Belane is now five years old, is the picture of health, and is quite the sassy princess.
Some people think we’re saints for adopting our kids. We’re not. Some people think we’re crazy for adopting our kids. Again, we’re not. We are just a family like any other, that has come together in a different way than most.
Both Belane and Solomon are normal, typical, healthy kids who are full of life and energy. They are both expected to live long and full lives. They take their medication twice a day and have extra trips to Primary Children’s for monitoring, but other than that they run, dance, get put in time-out, play, and act like any other little kid. They have taught me a great deal about life and love and hope, and I am so grateful to be their mom.
While three years ago I did not know much about HIV/AIDS and I saw it as “other people’s problem,” I now know that HIV is a human problem. In July 2008 it was estimated that 33 million people worldwide are living with HIV, and over two million people die each year without access to treatment.
Because of the stigma and unnecessary fear surrounding HIV and transmission, many people who are HIV+ are not open about their status. However, with the number of people living with HIV in the United States, it has been estimated that most American citizens regularly interact with someone who is affected or infected by HIV, whether they are aware of it or not.
While medically speaking, HIV is relatively easy to “live with” (often considered much easier to manage than diabetes, hepatitis and many other conditions), socially, there is still a nasty stigma and a great amount of ignorance and unnecessary fear surrounding the disease. Many people living with HIV feel that dealing with the social and emotional aspects of the disease are much more challenging than dealing with the medical aspects.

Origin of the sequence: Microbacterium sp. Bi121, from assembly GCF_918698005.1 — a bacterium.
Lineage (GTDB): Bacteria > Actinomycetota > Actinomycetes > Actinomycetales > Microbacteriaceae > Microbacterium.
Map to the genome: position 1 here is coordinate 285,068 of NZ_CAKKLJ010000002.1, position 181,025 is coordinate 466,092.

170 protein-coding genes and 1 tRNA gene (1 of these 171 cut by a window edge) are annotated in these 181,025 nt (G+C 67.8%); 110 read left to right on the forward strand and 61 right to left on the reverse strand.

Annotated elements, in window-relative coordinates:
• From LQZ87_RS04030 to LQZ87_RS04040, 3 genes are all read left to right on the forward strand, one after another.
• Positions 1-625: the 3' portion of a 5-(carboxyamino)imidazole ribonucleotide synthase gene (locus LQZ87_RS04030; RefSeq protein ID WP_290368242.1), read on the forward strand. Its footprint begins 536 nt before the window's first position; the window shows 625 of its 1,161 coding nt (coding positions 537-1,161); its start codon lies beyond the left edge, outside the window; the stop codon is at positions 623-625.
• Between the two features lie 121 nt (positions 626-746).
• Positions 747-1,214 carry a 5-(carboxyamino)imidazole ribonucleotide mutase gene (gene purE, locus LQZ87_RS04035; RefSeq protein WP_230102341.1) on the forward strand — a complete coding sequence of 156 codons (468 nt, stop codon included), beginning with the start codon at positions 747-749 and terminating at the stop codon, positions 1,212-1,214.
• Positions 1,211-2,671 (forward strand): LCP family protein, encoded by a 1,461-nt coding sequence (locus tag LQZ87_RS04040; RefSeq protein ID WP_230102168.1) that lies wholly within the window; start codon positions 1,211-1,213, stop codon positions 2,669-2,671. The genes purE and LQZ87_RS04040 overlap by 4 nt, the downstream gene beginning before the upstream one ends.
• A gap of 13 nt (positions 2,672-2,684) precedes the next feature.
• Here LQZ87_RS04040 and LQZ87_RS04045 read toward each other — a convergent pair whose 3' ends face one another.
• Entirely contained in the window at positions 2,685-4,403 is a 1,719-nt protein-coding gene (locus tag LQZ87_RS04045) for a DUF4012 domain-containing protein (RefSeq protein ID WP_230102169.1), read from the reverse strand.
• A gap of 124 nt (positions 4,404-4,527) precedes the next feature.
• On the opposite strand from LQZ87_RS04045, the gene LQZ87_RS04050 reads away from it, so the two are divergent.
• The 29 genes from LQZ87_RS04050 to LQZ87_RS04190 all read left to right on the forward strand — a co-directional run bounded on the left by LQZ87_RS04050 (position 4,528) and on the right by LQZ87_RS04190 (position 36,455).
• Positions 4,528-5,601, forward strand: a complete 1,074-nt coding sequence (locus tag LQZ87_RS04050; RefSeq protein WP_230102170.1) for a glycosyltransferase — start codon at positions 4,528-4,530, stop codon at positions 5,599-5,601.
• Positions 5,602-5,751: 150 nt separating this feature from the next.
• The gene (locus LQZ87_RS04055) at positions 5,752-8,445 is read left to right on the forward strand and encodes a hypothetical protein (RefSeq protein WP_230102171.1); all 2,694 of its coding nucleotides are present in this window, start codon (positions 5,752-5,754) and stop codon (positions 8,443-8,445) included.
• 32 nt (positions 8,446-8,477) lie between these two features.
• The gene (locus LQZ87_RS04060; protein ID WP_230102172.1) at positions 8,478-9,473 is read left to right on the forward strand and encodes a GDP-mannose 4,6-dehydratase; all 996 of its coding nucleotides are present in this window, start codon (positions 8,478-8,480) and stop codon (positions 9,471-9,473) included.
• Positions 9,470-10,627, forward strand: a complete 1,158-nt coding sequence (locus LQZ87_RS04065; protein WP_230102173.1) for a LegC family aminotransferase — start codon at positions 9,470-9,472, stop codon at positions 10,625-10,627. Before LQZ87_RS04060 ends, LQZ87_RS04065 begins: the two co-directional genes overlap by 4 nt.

Our greatest fears as parents do not involve our children’s health, but how people will treat them.
We believe that educating people, and providing accurate information about HIV, is the only way to fight the stigma, and hopefully make the world a little easier for our children to live in.
HIV stands for Human Immunodeficiency Virus. Not everyone that is HIV+ has AIDS. HIV is the virus that left untreated, causes AIDS. HIV is different from most other viruses because it attacks the immune system. The immune system gives our bodies the ability to fight infections. HIV finds and destroys a type of white blood cell (T cells or CD4 cells) that the immune system must have to fight disease.
AIDS stands for Acquired Immunodeficiency Syndrome. AIDS is the final stage of HIV infection. Having AIDS means that the virus has weakened the immune system to the point at which the body has a difficult time fighting infections.
Information we wish everyone knew about HIV
HIV can NOT be spread through casual/household contact. HIV is not spread through hugging, kissing, shaking hands, sharing toys, sneezing, coughing, sharing food, sharing drinks, bathing, swimming, playing or any other casual way. It has been proven that HIV and AIDS can only be spread through sexual contact, birth, breastfeeding and blood to blood contact (such as sharing needles).
HIV+ children (and HIV+ adults who practice safe sex and do not use drugs) are not a risk to those around them. By using “universal precautions”, such as handling any blood with care, you can completely eliminate the risk of contracting HIV from a child. It is important to know that there are no documented cases of HIV ever being transmitted by a bloody nose, a scraped knee, in contact during sports or in any other casual way.
HIV is now considered a chronic but manageable disease, when treatment is available. With treatment, people who are HIV+ can live indefinitely without developing AIDS and can live long and full lives.
People who are HIV+ deserve to be treated with love, respect, support and acceptance as all people do. If anyone wants more info on transmission, there is great information here: www.cdc.gov/hiv/resources/factsheets/transmission.htm and here: www.thewellproject.org/en_US/HIV_The_Basics/
If you are interested in learning how to sponsor an HIV+ orphan, please visit www.ahopeforchildren.org